Objectives: In migraine, an interictal reduction of mitochondrial energy metabolism and a preventive effect of high-dose riboflavin were reported. To explore the relation between the two, we tested if the therapeutic response to riboflavin is associated with specific mitochondrial DNA (mtDNA) haplogroups. We focused our attention on haplogroup H, which is known to differ from others in terms of energy metabolism.
Methods: Sixty-four migraineurs completed a 4-month open trial with riboflavin (400 mg QD) and were genotyped blindly for mtDNA haplogroups.
Results: Forty patients responded to riboflavin treatment and 24 were nonresponders. The mtDNA haplogroup H was found in 29 subjects (20 migraine without aura, 9 migraine with aura). Riboflavin responders were more numerous in the non-H group (67.5%). Conversely, nonresponders were mostly H (66.7%). The difference between the two groups was significant (chi(2) = 7.07; p = 0.01). The presence of aura had no influence on riboflavin's effectiveness (chi(2) = 0.113; p = 0.74) and was not associated with a particular haplogroup (chi(2) = 0.55; p = 0.46).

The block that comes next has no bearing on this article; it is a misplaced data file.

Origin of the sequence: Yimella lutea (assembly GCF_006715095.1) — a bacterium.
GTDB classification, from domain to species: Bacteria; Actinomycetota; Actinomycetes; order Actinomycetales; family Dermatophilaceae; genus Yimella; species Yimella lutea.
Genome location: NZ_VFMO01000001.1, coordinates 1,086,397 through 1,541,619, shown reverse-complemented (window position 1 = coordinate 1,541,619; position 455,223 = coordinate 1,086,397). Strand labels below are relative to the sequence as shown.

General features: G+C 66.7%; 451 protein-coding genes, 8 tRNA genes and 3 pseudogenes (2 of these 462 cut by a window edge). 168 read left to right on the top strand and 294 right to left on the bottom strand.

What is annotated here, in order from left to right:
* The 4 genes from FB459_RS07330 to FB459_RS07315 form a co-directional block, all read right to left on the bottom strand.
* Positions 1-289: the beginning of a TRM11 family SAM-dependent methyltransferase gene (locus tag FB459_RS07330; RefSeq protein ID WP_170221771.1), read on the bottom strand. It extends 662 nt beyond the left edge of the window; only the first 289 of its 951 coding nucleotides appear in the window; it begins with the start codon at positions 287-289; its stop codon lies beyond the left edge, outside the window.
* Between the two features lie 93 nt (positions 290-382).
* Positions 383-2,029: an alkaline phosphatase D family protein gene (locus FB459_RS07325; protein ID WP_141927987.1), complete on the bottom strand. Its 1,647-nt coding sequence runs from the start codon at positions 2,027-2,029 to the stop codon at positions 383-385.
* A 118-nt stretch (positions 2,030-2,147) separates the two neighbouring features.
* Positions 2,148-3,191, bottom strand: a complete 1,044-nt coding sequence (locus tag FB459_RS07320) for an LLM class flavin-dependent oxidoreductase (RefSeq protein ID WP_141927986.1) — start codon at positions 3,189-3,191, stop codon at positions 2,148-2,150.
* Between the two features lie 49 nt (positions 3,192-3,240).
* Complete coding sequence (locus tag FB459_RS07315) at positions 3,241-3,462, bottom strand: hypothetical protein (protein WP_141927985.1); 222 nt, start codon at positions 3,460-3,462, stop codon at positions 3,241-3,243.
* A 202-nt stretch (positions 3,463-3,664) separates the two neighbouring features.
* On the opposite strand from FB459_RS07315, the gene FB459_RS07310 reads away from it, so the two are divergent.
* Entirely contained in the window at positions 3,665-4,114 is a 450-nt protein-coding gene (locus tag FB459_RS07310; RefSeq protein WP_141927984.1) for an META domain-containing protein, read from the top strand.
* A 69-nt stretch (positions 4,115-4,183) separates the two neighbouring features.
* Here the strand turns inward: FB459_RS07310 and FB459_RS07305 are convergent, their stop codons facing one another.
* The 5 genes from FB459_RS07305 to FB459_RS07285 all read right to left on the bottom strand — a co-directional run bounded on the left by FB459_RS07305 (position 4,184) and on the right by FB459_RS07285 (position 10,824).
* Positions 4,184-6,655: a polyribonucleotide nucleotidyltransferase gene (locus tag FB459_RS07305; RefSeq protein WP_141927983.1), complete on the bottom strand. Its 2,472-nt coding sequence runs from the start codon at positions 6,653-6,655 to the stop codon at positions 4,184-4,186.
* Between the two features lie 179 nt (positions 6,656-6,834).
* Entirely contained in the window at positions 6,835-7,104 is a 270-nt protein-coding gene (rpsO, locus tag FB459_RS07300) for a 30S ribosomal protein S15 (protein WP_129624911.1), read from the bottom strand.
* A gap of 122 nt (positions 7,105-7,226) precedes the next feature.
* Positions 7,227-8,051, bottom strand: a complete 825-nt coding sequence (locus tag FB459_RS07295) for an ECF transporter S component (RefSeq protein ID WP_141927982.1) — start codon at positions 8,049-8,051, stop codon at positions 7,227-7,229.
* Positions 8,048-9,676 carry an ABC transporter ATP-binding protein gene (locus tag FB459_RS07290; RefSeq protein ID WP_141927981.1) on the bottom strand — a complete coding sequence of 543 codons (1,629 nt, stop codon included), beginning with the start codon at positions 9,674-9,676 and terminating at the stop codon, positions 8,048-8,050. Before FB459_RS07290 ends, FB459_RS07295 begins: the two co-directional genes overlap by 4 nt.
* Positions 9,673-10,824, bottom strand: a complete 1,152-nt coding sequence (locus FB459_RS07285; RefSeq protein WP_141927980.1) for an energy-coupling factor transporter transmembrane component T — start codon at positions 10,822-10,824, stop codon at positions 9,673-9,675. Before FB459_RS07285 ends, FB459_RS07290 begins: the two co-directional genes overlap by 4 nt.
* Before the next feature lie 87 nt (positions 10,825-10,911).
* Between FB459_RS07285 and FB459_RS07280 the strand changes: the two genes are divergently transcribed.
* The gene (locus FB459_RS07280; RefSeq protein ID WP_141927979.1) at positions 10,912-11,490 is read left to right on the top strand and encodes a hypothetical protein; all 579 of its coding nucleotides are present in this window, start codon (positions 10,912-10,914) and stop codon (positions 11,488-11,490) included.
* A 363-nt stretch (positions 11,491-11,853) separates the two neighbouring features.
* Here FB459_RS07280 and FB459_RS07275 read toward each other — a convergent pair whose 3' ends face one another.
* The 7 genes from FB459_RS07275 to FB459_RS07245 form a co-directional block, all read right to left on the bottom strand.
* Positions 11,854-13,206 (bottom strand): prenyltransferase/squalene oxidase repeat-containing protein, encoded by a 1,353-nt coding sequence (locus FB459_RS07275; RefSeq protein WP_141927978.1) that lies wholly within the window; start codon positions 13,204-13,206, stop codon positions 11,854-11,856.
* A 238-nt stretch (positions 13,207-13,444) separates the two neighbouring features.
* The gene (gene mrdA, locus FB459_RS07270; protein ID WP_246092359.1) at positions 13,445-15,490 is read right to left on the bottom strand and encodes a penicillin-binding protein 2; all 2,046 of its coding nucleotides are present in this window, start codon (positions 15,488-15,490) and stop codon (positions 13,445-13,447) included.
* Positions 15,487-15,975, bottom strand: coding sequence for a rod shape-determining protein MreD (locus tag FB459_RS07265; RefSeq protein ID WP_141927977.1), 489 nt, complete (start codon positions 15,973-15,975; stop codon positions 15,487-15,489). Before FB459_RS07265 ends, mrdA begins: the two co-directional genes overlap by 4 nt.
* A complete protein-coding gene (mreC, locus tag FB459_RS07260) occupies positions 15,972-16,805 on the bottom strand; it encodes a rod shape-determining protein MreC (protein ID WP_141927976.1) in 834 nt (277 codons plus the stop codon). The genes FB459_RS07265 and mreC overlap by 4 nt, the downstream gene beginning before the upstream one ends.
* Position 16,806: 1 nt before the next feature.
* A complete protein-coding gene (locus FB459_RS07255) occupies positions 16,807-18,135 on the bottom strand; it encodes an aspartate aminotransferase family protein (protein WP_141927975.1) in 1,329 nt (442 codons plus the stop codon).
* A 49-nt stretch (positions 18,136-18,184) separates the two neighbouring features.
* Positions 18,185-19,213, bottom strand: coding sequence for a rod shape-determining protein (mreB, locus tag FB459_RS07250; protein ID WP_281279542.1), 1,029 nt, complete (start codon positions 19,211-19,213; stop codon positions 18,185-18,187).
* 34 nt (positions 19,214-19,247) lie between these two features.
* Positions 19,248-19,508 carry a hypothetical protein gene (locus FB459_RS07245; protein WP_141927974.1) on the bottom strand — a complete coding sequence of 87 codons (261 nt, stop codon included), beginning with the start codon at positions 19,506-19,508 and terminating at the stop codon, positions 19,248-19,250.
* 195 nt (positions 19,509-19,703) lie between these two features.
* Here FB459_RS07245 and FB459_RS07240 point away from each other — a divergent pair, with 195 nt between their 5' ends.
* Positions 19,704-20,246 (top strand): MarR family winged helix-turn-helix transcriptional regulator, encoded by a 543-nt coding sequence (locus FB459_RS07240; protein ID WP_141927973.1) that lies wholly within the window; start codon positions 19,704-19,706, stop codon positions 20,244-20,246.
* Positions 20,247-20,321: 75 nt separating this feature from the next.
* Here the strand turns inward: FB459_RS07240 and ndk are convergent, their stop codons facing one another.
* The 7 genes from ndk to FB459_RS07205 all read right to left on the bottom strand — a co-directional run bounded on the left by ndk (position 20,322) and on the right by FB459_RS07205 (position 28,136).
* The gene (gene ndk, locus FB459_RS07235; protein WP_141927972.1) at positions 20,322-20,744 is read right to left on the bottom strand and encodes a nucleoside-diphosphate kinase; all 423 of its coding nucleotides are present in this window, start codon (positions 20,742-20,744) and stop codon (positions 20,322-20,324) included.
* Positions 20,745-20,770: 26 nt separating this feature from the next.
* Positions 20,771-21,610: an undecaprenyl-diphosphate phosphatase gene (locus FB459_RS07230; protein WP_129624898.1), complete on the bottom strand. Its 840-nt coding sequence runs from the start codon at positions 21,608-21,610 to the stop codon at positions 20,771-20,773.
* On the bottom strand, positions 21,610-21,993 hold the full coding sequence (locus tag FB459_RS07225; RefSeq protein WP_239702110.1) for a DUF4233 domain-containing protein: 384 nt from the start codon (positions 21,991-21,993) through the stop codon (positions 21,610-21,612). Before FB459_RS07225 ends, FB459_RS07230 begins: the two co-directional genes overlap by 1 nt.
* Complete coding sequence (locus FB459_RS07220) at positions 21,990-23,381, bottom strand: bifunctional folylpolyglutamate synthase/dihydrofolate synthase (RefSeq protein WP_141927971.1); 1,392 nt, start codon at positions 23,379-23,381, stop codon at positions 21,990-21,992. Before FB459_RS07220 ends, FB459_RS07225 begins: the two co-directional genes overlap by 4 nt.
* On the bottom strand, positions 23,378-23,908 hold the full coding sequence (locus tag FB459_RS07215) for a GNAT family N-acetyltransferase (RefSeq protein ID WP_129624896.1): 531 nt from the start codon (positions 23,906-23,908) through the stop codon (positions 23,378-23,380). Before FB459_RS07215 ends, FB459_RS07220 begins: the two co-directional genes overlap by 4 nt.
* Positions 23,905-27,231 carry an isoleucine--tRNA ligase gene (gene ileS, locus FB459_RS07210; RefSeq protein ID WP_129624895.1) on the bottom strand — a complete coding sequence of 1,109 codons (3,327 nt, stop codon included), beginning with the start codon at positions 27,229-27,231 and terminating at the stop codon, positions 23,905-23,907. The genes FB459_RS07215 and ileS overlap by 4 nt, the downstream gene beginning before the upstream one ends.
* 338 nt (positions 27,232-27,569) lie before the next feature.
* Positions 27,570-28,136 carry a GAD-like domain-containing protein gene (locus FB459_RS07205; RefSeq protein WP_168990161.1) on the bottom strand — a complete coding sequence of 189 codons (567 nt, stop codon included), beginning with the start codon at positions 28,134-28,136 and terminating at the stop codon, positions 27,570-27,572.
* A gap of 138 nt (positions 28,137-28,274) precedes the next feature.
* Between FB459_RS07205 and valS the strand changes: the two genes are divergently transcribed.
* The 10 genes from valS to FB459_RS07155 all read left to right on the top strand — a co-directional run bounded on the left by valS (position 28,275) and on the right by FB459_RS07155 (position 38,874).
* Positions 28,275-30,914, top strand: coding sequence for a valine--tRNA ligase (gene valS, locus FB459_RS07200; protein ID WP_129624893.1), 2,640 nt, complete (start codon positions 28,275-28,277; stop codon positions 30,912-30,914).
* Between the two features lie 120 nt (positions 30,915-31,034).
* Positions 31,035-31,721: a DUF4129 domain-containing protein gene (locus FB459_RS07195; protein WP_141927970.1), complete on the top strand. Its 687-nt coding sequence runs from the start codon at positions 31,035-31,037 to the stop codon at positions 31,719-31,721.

Conclusions: In this pharmacogenetic study, riboflavin appears to be more effective in patients with migraine with non-H mitochondrial DNA haplotypes. The underlying mechanisms are unknown, but could be related to the association of haplogroup H with increased activity in complex I, which is a major target for riboflavin. Our results may have ethnic implications, since haplogroup H is chiefly found in the European population.